Sterling and Continental cross-move pursuant to Fed. R. Civ. Pr. 56 for summary judgment. Continental asserts that it is entitled to the funds because, in a timely and proper fashion, it satisfied all of its obligations to effectively dishonor the checks.

 Sterling concedes that Continental properly dishonored the checks (Sterling Reply Memorandum of Law at 2). However, Sterling contends: (a) that it was entitled to use the "Challenge" procedure because it did not receive timely written notice that the checks had been dishonored; and (b) that Continental is estopped from asserting its claim because (i) its Letter of Disclaimer in response to Sterling's Challenge was not timely issued, and (ii) it failed to assert a claim for the funds with the Teltronics Bankruptcy Trustee.

 A. Did Sterling Receive Timely Notice of Dishonor?

 The parties vigorously dispute whether Sterling received timely notice of dishonor (in particular, whether telephonic notice of dishonor is adequate) and whether, even if Sterling had not received timely notice, it was entitled to use the Challenge procedure.

 These arguments miss the point. First, even if the notice received by Sterling was untimely, that was concededly the fault of FRB-NY, which misrouted the checks, and in no way attributable to Continental, which Sterling concedes acted in a proper and timely fashion in dishonoring the checks. Sterling has not advanced any reason why FRB-NY's error should be chargeable to Continental, nor has it responded to Continental's assertion that Sterling could and should have sought recourse against FRB-NY.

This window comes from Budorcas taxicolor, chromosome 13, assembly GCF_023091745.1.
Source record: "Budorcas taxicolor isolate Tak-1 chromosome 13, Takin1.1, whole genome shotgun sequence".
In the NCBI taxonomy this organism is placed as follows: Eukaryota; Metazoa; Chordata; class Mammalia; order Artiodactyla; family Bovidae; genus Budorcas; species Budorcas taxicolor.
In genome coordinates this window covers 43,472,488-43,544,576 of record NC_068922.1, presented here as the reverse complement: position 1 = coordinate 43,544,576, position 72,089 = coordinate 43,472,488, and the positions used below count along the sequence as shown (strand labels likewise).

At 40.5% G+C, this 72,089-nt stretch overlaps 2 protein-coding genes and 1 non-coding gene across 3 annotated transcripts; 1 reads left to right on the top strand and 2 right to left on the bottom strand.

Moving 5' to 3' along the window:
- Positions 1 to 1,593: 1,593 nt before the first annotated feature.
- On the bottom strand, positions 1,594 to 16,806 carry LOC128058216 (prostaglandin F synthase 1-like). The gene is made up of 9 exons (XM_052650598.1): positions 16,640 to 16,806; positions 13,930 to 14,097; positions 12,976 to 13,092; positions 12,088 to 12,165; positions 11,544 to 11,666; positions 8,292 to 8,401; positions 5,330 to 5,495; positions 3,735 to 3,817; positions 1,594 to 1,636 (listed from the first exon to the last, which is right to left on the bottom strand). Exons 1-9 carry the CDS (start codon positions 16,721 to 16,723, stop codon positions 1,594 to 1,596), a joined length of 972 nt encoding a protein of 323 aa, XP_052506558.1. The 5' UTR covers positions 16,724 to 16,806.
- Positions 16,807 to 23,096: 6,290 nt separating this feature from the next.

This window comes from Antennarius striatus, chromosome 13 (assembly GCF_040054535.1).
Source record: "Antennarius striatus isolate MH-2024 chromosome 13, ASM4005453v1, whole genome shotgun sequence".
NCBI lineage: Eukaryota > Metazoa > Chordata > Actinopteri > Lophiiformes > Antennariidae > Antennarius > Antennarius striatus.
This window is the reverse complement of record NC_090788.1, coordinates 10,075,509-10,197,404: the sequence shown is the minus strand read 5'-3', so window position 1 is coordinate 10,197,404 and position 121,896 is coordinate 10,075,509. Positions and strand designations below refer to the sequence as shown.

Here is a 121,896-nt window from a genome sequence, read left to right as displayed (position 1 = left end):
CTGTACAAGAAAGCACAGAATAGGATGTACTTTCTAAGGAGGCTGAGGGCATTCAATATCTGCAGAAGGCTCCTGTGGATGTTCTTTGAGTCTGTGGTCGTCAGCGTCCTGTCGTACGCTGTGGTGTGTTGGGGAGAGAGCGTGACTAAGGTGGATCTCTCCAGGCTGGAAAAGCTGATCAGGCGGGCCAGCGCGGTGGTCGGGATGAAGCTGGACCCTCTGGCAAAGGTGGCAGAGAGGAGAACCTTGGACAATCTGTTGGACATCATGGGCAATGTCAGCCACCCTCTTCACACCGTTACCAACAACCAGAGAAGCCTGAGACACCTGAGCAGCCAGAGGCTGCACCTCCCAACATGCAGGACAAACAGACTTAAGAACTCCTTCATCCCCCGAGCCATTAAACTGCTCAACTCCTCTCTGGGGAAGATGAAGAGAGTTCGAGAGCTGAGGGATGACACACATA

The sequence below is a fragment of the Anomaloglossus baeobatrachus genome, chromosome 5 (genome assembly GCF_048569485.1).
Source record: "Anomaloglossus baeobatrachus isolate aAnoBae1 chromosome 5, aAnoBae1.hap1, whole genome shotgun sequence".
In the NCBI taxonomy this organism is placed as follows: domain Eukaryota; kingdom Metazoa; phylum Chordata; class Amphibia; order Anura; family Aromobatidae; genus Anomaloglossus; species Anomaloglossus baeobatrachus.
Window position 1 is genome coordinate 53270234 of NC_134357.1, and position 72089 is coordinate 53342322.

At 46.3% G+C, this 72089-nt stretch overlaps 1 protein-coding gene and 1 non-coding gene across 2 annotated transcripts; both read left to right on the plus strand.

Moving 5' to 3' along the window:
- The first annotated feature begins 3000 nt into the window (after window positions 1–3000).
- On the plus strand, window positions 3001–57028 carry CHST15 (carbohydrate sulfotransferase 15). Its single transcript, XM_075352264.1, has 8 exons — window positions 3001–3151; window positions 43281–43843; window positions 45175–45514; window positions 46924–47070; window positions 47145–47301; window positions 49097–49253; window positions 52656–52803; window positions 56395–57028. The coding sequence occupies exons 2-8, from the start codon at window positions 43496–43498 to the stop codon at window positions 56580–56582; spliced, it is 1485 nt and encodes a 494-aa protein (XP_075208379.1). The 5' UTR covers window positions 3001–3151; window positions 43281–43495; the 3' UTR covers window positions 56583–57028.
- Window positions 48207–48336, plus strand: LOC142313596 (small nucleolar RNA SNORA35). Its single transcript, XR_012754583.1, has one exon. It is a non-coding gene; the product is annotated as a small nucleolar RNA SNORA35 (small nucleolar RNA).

Moreover, the parties agree that the Challenge procedure is simply that: a procedure by which one bank may challenge another bank's refusal to honor checks. (Sterling's Reply Memorandum at 3; Continental's Memorandum in Support of Summary Judgment at 20-24). *fn2" The Challenge procedure does not create any substantive rights; thus, even if it had been proper for Sterling to utilize the procedure, such an act would not alone give Sterling any substantive right to the funds.

 Accordingly, we conclude that even if Sterling did not receive timely notice, the deficiency is not chargeable to Continental, which properly and timely dishonored the checks.

 B. Estoppel

 1. Under the operating rules of the FRB, Continental was allowed fifteen days from the date it received Sterling's Challenge to submit a Letter of Disclaimer contesting the Challenge. (FRB Operating Circular No. 17, para. 17). Continental received Sterling's Challenge on March 22, 1979, and did not submit a Letter of Disclaimer until June 7, 1979, well past the fifteen day deadline. Sterling argues that Continental is now estopped from claiming a right to the funds because, if it had timely filed its Letter of Disclaimer, it "would have been credited with the proceeds of the checks, the monies would never have been withdrawn, and this action would never have been necessary." (Sterling's "Answering Memorandum of Law" at 2).